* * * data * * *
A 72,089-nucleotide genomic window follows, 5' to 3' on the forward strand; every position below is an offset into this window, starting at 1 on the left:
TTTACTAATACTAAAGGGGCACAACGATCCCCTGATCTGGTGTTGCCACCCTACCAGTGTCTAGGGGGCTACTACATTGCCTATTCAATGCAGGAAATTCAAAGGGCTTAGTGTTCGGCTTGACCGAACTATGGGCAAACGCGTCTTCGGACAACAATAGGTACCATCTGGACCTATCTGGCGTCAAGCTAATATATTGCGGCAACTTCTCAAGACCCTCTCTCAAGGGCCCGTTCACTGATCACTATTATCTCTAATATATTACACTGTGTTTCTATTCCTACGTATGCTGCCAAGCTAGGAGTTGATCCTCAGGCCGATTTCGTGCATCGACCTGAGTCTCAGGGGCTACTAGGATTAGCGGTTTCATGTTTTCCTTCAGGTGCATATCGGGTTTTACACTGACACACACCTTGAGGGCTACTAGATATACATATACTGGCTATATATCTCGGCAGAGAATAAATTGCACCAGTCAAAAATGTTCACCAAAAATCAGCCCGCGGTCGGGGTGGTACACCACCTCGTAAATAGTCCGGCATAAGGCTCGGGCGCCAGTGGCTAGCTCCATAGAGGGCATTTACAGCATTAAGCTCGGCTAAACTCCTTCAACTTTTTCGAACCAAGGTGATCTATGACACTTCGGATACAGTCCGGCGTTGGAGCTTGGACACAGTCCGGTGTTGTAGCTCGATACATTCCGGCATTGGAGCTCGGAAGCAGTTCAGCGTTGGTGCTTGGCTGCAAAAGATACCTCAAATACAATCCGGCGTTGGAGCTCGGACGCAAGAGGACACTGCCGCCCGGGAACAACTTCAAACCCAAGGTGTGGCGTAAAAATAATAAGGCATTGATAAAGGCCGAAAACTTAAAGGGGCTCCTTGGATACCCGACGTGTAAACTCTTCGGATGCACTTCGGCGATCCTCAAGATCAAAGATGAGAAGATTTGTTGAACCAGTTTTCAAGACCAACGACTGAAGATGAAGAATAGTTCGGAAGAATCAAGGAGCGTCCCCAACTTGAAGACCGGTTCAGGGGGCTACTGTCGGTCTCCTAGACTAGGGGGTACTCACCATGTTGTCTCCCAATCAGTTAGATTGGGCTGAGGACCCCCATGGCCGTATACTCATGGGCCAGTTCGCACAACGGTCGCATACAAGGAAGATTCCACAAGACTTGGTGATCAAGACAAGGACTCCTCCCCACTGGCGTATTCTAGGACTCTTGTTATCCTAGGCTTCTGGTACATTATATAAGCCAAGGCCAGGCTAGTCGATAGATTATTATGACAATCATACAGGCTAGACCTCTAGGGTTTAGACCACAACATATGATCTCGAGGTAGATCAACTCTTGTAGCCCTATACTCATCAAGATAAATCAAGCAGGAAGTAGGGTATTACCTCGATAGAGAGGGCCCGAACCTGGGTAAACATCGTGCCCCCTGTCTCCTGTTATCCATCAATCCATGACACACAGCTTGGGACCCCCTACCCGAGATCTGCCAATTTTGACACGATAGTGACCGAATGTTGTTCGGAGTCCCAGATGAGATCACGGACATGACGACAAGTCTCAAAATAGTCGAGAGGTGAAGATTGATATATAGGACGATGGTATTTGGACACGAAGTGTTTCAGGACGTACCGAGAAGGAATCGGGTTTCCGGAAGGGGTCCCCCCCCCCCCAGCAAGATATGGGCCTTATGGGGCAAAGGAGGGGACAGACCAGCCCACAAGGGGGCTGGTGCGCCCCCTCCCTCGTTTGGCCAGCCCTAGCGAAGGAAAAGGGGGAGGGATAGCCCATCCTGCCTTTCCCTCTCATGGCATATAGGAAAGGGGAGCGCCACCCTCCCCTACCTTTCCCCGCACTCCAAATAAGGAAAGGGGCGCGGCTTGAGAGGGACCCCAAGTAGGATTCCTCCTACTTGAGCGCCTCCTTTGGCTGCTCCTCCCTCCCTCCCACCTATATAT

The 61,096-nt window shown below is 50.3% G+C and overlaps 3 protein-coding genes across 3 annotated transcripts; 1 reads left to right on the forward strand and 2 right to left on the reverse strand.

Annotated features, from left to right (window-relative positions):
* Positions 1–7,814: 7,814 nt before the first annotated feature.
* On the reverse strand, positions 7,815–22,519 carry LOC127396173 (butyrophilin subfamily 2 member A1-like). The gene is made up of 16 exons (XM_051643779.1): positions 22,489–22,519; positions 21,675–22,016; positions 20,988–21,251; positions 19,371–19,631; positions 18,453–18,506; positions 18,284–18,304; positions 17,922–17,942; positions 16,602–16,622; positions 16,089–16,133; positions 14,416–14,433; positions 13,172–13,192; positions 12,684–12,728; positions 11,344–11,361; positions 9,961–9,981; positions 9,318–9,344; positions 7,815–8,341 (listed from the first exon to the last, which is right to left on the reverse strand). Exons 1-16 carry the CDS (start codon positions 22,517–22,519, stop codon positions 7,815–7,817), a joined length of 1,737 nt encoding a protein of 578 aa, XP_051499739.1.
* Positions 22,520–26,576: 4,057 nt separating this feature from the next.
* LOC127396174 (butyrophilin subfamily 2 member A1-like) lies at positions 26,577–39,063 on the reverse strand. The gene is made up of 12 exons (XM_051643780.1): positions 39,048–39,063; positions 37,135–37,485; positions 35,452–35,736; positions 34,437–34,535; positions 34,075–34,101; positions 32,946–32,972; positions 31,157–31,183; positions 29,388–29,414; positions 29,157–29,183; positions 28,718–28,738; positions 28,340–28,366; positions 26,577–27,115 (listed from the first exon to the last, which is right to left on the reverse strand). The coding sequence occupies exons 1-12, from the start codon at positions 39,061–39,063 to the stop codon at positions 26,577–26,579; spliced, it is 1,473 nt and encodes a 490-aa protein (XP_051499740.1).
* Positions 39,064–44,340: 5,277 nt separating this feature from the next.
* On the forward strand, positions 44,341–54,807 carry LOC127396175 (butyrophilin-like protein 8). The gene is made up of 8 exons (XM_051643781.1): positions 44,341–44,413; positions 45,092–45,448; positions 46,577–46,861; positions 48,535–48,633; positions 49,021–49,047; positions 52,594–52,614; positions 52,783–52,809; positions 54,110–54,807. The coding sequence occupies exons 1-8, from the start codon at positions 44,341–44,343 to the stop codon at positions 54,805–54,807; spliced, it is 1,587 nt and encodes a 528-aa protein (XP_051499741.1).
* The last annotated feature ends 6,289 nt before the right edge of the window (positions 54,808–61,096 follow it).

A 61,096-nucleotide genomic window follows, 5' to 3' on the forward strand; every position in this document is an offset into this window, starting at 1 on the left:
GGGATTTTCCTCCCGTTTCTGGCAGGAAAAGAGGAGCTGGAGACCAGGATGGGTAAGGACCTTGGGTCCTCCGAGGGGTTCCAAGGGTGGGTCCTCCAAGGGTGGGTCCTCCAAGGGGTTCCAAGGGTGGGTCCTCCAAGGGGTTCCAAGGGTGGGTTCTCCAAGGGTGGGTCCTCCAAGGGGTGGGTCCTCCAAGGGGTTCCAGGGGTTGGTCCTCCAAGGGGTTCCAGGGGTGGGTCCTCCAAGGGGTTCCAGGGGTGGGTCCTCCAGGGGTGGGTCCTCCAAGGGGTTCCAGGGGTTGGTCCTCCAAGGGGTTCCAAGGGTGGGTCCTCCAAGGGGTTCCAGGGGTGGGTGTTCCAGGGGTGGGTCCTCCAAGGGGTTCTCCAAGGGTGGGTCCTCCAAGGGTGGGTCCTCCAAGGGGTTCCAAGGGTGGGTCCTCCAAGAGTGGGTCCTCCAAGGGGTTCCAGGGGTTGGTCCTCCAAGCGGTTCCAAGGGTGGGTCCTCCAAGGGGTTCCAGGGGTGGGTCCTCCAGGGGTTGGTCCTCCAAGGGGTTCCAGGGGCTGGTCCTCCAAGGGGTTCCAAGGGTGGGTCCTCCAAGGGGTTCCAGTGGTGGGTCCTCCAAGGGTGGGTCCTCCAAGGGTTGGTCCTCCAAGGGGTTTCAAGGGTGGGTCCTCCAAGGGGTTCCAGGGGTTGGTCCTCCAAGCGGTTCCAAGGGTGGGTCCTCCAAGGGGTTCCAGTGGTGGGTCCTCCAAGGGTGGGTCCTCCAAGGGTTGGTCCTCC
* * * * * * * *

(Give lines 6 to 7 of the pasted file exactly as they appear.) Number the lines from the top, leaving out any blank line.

* On the reverse strand, positions 7,815–22,519 carry LOC127396173 (butyrophilin subfamily 2 member A1-like). The gene is made up of 16 exons (XM_051643779.1): positions 22,489–22,519; positions 21,675–22,016; positions 20,988–21,251; positions 19,371–19,631; positions 18,453–18,506; positions 18,284–18,304; positions 17,922–17,942; positions 16,602–16,622; positions 16,089–16,133; positions 14,416–14,433; positions 13,172–13,192; positions 12,684–12,728; positions 11,344–11,361; positions 9,961–9,981; positions 9,318–9,344; positions 7,815–8,341 (listed from the first exon to the last, which is right to left on the reverse strand). Exons 1-16 carry the CDS (start codon positions 22,517–22,519, stop codon positions 7,815–7,817), a joined length of 1,737 nt encoding a protein of 578 aa, XP_051499739.1.
* Positions 22,520–26,576: 4,057 nt separating this feature from the next.